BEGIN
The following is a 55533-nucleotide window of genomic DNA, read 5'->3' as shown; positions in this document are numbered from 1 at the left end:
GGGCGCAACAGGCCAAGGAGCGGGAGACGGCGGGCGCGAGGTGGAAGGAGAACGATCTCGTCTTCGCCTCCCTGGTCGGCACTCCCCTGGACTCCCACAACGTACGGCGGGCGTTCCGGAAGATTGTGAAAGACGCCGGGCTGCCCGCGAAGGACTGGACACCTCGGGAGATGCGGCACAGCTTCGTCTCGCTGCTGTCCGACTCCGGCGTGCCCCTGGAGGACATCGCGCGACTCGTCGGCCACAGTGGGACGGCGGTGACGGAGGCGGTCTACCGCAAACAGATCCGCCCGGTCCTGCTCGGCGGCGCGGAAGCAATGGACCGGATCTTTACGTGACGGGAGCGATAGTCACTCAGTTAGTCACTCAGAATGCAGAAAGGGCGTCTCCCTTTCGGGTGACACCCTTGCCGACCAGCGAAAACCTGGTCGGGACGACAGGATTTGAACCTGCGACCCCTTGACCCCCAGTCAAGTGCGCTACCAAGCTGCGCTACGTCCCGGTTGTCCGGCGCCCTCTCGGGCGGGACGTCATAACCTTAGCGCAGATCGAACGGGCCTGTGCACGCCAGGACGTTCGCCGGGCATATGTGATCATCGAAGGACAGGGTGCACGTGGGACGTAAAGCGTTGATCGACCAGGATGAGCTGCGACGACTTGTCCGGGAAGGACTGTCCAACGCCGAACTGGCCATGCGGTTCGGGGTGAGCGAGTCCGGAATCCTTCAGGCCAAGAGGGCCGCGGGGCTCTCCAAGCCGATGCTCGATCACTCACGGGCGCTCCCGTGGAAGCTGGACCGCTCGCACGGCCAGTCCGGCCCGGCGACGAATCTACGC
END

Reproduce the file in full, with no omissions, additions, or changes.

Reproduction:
The following is a 55533-nucleotide window of genomic DNA, read 5'->3' as shown; positions in this document are numbered from 1 at the left end:
GGGCGCAACAGGCCAAGGAGCGGGAGACGGCGGGCGCGAGGTGGAAGGAGAACGATCTCGTCTTCGCCTCCCTGGTCGGCACTCCCCTGGACTCCCACAACGTACGGCGGGCGTTCCGGAAGATTGTGAAAGACGCCGGGCTGCCCGCGAAGGACTGGACACCTCGGGAGATGCGGCACAGCTTCGTCTCGCTGCTGTCCGACTCCGGCGTGCCCCTGGAGGACATCGCGCGACTCGTCGGCCACAGTGGGACGGCGGTGACGGAGGCGGTCTACCGCAAACAGATCCGCCCGGTCCTGCTCGGCGGCGCGGAAGCAATGGACCGGATCTTTACGTGACGGGAGCGATAGTCACTCAGTTAGTCACTCAGAATGCAGAAAGGGCGTCTCCCTTTCGGGTGACACCCTTGCCGACCAGCGAAAACCTGGTCGGGACGACAGGATTTGAACCTGCGACCCCTTGACCCCCAGTCAAGTGCGCTACCAAGCTGCGCTACGTCCCGGTTGTCCGGCGCCCTCTCGGGCGGGACGTCATAACCTTAGCGCAGATCGAACGGGCCTGTGCACGCCAGGACGTTCGCCGGGCATATGTGATCATCGAAGGACAGGGTGCACGTGGGACGTAAAGCGTTGATCGACCAGGATGAGCTGCGACGACTTGTCCGGGAAGGACTGTCCAACGCCGAACTGGCCATGCGGTTCGGGGTGAGCGAGTCCGGAATCCTTCAGGCCAAGAGGGCCGCGGGGCTCTCCAAGCCGATGCTCGATCACTCACGGGCGCTCCCGTGGAAGCTGGACCGCTCGCACGGCCAGTCCGGCCCGGCGACGAATCTACGC